Ultrasonic cavitation is a non-surgical procedure that uses ultrasound waves to break down fat cells. It is a popular treatment for people who want to lose weight or reduce fat in specific areas of the body. However, there is some concern that ultrasonic cavitation may cause blood clots.
Ultrasonic cavitation is a relatively new procedure, but it has become increasingly popular in recent years. It is a non-surgical procedure that uses ultrasound waves to break down fat cells. The ultrasound waves create tiny bubbles in the fat cells, which collapse and damage the cells. The broken-down fat cells are then eliminated by the body's lymphatic system.
Can Ultrasonic Cavitation Cause Blood Clots?
There is some concern that ultrasonic cavitation may cause blood clots. This is because the ultrasound waves can damage the walls of blood vessels, which can increase the risk of blood clots forming. However, there is no definitive evidence that ultrasonic cavitation does cause blood clots.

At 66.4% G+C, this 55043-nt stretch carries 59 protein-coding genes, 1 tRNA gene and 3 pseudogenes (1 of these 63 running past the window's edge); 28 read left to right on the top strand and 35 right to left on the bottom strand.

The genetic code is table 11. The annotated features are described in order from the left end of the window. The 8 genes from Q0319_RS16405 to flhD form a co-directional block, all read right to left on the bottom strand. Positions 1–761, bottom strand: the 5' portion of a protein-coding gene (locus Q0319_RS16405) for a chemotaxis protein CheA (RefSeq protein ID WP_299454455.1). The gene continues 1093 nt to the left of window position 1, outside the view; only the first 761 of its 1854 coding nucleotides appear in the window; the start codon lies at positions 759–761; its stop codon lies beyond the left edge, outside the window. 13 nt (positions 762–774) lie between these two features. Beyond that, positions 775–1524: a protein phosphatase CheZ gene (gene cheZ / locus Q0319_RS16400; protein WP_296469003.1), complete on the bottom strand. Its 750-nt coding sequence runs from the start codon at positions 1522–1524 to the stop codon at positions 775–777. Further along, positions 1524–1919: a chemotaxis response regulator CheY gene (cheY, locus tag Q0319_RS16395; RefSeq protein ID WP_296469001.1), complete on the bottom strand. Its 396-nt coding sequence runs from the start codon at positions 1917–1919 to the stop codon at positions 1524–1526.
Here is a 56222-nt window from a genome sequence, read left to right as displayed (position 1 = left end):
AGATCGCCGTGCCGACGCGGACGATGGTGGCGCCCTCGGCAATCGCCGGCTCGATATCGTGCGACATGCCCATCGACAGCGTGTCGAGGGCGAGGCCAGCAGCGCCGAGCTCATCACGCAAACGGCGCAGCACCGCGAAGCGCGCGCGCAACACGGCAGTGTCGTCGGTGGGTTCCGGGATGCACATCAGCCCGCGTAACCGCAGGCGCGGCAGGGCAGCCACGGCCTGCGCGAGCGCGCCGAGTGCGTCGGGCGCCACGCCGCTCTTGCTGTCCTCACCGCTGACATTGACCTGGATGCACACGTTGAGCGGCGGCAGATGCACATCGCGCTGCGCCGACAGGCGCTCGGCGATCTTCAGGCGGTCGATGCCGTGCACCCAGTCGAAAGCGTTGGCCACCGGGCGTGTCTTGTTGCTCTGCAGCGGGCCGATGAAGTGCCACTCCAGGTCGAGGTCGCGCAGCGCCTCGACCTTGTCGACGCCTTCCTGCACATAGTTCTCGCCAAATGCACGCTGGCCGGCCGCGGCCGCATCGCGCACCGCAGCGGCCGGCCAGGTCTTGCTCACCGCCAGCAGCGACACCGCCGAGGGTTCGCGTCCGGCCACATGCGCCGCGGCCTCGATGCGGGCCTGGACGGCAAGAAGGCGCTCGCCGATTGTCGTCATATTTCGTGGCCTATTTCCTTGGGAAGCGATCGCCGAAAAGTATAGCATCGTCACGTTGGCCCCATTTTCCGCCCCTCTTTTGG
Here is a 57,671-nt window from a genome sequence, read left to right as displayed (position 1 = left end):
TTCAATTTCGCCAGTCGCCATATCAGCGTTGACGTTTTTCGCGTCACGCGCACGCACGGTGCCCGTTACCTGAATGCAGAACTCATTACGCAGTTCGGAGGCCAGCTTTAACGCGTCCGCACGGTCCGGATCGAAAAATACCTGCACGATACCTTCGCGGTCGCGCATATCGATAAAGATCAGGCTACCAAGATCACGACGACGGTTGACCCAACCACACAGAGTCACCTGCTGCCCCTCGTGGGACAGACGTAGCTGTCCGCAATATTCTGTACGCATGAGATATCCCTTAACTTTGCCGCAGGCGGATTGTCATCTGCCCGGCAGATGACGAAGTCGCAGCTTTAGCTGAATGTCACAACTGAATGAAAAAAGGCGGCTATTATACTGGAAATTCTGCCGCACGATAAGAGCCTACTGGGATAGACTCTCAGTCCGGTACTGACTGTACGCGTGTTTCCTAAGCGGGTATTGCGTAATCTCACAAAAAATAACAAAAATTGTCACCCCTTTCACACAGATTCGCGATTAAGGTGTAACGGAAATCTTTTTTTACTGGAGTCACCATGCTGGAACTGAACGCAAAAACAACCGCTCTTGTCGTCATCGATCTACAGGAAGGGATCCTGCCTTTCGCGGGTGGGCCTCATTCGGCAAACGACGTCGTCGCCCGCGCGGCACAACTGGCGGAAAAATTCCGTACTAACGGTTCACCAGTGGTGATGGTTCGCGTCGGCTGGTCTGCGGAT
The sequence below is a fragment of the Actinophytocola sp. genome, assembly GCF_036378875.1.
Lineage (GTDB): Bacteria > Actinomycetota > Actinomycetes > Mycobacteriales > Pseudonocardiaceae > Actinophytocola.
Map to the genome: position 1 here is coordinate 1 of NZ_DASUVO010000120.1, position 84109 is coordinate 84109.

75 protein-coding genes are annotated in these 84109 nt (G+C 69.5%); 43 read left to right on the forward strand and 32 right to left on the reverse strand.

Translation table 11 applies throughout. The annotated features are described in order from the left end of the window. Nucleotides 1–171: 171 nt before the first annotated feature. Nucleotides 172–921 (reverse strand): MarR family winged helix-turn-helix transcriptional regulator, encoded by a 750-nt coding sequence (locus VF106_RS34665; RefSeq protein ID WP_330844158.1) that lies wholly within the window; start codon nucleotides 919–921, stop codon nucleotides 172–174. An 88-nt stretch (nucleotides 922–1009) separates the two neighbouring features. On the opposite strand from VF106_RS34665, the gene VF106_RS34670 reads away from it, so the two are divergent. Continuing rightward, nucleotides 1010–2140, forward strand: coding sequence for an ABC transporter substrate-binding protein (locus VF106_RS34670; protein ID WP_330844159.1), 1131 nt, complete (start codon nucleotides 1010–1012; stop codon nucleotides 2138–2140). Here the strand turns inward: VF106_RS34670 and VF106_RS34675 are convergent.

A study published in the journal "Plastic and Reconstructive Surgery" in 2016 found that ultrasonic cavitation did not increase the risk of blood clots in patients who underwent liposuction. However, the study was small and more research is needed to confirm these findings.
Who Should Not Get Ultrasonic Cavitation?
Ultrasonic cavitation is not suitable for everyone. People who should not get ultrasonic cavitation include:
- People with a history of blood clots
- People who are pregnant or breastfeeding
- People with certain medical conditions, such as liver disease, kidney disease, or cancer
The evidence on whether ultrasonic cavitation can cause blood clots is inconclusive. More research is needed to determine if there is a link between ultrasonic cavitation and blood clots.